I also decided to try three permutations of the recipe. I love butter, but some people watch calories. I subbed out the butter in 2 variations and tried them with applesauce and then with mashed banana. I made three half batches and tested them on my coworkers, friends, and roommates. I think the banana won out in the end, but the applesauce was a close second and (surprisingly) butter was a definite last.

Another change I made had to do with the sweetening method used.  I always cut down the sugar when I bake so this time I severely reduced the amount of agave nectar called for. If you like your desserts very sweet, up the amount of agave nectar to up to a 1/2 cup for the recipe listed below. You can also substitute honey for agave nectar at a ratio of 1:1. If you don’t know where to find agave nectar, try Trader Joe’s or any local health food store.

I made three half batches, so I’m going to list the recipe for a half-batch below.

  1. In the first version, I used creamy unsalted butter.
  2. In the second I used unsweetened applesauce.
  3. In the third I used mashed banana.

This is how (my version of) the recipe goes.

Adapted from Baking With Agave Nectar: Over 100 Recipes Using Nature’s Ultimate Sweetener by Ania Catalano.

Black Bean Brownies


  • 2 ounces semi-sweet chocolate chips (about 1/3 cup)
  • 1/2 cup unsalted butter OR 1/2 cup applesauce OR 1/2 cup mashed banana (about 1 medium)
  • 1 cup soft cooked black beans, drained
  • 1/2 cup walnuts, chopped
  • 1.5 teaspoons vanilla extract
  • 1/8 cup instant coffee
  • dash of salt
  • 2 large eggs
  • 2 tablespoons agave nectar


  1. Preheat oven to 325F. Line a 9×9-inch pan with wax or parchment paper. Spray with nonstick cooking spray (optional – but makes for much easier removal, as I found out. I did not use the spray, and mine stuck to the paper.)
  2. Melt the chocolate and butter/applesauce/banana in the microwave (about 1 minute). Stir to melt completely. Place the beans, 1/4 cup of the walnuts, the vanilla extract, and a few spoonfuls of the melted chocolate mixture into a food processor. Mix on high until creamy, about 1.5-2 minutes.  The beans should be smooth.*  Set aside.
  3. In a separate medium-sized bowl, mix together the rest of the walnuts, the remaining chocolate mix, the instant coffee, and the salt. Mix and set aside.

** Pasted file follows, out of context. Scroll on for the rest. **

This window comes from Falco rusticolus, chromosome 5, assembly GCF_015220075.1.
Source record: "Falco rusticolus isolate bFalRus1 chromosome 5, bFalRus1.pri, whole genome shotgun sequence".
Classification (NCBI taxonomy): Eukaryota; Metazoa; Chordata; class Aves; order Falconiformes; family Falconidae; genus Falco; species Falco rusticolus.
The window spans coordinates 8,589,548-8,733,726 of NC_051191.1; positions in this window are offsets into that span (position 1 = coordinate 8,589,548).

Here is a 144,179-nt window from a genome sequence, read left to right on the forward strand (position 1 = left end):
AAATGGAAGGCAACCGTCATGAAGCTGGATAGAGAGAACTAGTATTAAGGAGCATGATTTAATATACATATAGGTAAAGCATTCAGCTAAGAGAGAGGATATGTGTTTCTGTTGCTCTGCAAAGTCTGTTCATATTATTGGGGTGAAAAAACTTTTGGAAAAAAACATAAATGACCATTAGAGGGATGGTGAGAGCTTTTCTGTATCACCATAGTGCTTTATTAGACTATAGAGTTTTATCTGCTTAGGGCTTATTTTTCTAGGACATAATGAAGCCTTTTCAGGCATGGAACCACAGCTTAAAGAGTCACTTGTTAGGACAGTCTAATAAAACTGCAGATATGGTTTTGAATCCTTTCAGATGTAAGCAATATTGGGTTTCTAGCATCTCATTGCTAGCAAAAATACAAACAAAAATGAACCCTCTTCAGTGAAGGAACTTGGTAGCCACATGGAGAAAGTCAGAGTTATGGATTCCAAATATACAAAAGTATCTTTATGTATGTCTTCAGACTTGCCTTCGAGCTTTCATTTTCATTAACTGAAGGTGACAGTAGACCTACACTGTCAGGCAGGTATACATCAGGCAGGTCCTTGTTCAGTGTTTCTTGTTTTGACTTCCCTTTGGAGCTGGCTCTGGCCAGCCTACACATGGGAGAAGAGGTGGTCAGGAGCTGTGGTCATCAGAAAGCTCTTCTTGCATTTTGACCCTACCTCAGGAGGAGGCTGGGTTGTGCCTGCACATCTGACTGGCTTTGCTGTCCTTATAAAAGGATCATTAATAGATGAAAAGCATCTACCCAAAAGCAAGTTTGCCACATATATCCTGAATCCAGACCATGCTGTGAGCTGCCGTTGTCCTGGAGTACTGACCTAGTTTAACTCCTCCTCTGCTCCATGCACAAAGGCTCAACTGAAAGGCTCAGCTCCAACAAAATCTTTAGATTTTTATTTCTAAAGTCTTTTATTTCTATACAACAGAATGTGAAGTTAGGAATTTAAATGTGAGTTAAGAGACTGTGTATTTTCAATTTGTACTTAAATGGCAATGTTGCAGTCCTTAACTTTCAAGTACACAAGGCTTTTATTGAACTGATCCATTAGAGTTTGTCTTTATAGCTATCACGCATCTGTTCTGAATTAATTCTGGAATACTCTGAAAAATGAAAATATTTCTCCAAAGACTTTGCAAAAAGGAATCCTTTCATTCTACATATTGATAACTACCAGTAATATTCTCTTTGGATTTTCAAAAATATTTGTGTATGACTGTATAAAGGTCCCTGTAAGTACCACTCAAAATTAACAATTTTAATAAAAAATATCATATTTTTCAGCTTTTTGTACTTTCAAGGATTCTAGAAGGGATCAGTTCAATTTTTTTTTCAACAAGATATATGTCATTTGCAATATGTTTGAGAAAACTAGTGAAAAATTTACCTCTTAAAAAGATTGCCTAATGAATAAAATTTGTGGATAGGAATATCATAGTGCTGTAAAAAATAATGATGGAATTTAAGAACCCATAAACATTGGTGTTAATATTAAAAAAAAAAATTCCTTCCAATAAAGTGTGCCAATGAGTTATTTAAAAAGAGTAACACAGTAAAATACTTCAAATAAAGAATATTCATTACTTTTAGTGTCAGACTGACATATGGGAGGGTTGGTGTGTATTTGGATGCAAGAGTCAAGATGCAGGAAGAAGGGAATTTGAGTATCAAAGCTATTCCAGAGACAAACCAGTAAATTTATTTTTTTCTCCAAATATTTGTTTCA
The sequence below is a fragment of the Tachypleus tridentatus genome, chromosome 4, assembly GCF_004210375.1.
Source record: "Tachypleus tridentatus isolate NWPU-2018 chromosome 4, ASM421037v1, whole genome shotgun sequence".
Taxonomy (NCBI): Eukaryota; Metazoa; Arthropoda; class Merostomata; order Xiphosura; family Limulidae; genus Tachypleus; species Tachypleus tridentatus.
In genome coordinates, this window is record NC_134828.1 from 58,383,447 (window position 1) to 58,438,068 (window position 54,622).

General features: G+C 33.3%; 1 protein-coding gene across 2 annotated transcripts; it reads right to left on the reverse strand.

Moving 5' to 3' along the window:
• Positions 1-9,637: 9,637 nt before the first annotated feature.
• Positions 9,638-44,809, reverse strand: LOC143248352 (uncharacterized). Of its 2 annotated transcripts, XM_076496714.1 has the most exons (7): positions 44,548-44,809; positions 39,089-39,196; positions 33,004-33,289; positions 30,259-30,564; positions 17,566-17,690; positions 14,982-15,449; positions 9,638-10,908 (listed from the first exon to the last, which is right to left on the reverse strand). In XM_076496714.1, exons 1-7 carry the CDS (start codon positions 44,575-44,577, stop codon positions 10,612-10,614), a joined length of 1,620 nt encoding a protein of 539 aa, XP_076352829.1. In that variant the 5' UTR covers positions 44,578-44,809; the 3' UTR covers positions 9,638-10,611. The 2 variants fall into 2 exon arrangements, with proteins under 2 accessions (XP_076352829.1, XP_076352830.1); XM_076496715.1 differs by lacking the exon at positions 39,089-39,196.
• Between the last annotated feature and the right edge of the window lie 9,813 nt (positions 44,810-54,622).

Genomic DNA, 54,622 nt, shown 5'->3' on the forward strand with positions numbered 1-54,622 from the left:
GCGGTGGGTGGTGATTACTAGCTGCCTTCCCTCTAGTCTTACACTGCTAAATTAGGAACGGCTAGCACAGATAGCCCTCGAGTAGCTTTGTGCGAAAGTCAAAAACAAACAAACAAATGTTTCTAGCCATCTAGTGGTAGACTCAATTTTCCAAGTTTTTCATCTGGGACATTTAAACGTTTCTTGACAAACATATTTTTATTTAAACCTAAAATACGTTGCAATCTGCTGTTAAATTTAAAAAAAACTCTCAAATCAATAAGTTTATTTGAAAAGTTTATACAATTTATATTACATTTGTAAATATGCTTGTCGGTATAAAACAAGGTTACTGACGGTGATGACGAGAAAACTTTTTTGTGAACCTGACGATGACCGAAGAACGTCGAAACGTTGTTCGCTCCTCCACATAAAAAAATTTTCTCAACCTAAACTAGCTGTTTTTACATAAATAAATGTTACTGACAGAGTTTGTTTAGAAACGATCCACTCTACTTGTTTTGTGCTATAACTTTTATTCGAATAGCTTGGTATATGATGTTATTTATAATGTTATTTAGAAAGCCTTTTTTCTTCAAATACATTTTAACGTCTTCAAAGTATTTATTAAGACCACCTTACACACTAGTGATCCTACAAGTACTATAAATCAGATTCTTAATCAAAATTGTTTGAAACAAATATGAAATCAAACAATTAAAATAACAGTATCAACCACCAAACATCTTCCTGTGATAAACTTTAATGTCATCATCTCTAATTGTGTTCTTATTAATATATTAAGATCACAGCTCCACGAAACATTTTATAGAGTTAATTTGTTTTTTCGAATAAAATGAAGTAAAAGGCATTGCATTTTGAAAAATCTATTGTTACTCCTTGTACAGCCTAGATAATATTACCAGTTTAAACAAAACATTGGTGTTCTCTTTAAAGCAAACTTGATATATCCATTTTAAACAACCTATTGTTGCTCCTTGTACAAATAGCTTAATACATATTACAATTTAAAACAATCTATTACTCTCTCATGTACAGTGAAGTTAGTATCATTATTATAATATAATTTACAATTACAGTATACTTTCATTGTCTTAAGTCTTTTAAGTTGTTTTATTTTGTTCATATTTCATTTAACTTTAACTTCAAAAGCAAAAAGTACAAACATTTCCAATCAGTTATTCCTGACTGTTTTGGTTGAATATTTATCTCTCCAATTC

4. In another bowl, beat the eggs until light and creamy (I did this by hand and didn’t get them as creamy as I would have liked; the brownies turned out fine anyway). Add the agave nectar and set aside.
  5. Add the bean mixture to the chocolate mixture, stirring well. Then add in most of the egg mix, saving a few tablespoons to drizzle on top.
  6. Pour the batter into your baking pan. Beat the remaining egg mixture a big more, then drizzle overtop of the batter. Using a toothpick, mix around the batter and egg drizzle to create a marbled effect.
  7. Bake about 35-40 minutes, until brownies have set. You can use a clean toothpick to determine whether they are done. Let cool, then cut into squares. It’s best if you refrigerate them before cutting as they are quite soft.

These are the ones with applesauce (I mixed the beans a little bit longer than I did with the buttery batch, so they look very smooth):

And these are the banana ones (they were slightly thicker because I used a different shaped pan):

The butter ones are pictured at the beginning of this post – as you can see, they are a little more chunky than either the applesauce or banana ones! As I kept on making batches, I learned the proper times for mixing the beans and the appropriate amount of egg mixture to reserve for drizzling. It all comes down to personal preference, so bake as you like!

*Note: In Asian desserts, sometimes the red beans are whole. If you want more of the bean flavor in these brownies, don’t blend them too long in the food processor. When I make these with red beans I’m only going to mix for about 30 seconds to keep some of the beans from being completely mashed.